Ah, the battery life. Always a point of contention. I love Apple Watch, but I must admit, its battery life just doesn’t compare to trackers from Fitbit and some other very fitness-focused brands. But Apple tells me that the new Series 4 will give me an extra hour of GPS activity usage—from 5 to 6. (The all-day battery life with regular usage, like notifications, calls, texts, etc., stays the same at 18 hours.) That’s good news for me, since I’ve watched my Apple Watch die on hikes before, and I was a little nervous it’s going to go dark on me before I cross the finish line of my first marathon in November. Hopefully, the extra alleged hour will be what I need.
While I haven’t tracked a six-hour-long workout with the watch yet, I did track a 2-hour run early in the morning, and still had enough juice left to use the watch as normal throughout the rest of the day and partway through the next day, which bodes well for the new and improved battery life.
But the most exciting new Apple Watch features, I think, are actually the ones that come with the operating system update, which is now available on all Apple Watches.
The Apple Watch Series 4 comes loaded with Watch OS 5, but if you have a previous version of the watch, you can update it to get the new OS, too.
New features with the new OS include: activity competitions that let you challenge other Apple Watch users and keep score, yoga and hiking features that you can select now in the Fitness section, and automatic workout detection. I was strolling around the city the other day, actually, and after I sat down, my watch asked me if I wanted to record the 15-minute walk I just took. That was pretty handy.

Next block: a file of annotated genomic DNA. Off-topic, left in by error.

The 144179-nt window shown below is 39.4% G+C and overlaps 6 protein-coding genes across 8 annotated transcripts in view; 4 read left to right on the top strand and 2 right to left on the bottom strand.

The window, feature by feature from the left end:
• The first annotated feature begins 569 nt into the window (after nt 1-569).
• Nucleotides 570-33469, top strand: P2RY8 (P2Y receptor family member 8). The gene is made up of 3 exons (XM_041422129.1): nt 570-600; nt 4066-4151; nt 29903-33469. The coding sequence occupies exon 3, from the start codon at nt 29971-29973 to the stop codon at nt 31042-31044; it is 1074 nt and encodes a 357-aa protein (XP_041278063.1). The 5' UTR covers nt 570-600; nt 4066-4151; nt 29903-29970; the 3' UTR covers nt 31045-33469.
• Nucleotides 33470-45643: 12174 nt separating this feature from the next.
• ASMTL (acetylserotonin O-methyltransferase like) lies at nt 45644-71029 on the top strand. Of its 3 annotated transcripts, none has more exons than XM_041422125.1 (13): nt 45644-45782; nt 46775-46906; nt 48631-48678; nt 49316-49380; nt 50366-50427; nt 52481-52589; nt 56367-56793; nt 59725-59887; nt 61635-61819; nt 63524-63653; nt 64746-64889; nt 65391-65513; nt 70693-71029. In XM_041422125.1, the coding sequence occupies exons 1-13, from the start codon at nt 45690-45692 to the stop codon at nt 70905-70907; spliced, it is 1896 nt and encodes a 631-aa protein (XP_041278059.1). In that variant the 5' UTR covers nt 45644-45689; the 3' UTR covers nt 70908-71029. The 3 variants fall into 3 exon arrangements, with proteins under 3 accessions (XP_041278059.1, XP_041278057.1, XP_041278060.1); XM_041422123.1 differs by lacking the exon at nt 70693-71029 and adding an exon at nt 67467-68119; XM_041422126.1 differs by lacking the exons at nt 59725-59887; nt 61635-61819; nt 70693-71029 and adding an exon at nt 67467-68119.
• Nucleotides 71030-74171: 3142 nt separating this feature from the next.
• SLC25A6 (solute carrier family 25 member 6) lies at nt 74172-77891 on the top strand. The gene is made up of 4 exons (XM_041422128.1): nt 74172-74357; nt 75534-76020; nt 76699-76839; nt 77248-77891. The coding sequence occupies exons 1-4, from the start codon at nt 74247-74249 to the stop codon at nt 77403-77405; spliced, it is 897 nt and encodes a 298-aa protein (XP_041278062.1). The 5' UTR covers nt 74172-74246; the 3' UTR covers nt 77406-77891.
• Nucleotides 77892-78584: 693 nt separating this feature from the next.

You can also now set a pace alert during a run, so that you get a notification when you fall behind or inch past a specific pace. I tried this last weekend while running a half-marathon, and it worked really well. You also now see your “rolling mile” pace on the display, which shows you what your pace was in the previous mile so you can compare it in real time to your current pace. I’ve been using these features over the past week while training for the marathon, and so far, they’ve helped me keep tabs on where I’m at and when I need to step it up a bit.
Overall, the Apple Watch Series 4 is more advanced than the Series 3. The differences aren’t necessarily groundbreaking, but I do appreciate some of the little upgrades more than I thought I would.
Longer battery life, better speakers and reception, and a larger display, are all big pluses in my book. The biggest hardware addition doesn’t feel very relevant for me and how I use my Apple Watch, but the features that come with the updated operating system are exciting to me, especially as someone who’s doing a lot of running lately. Like most activity trackers and smart watches, whether or not the Apple Watch Series 4 is worth buying depends on what you’re going to use it for, and I hope that my experience with it can help you figure out it’s right for you.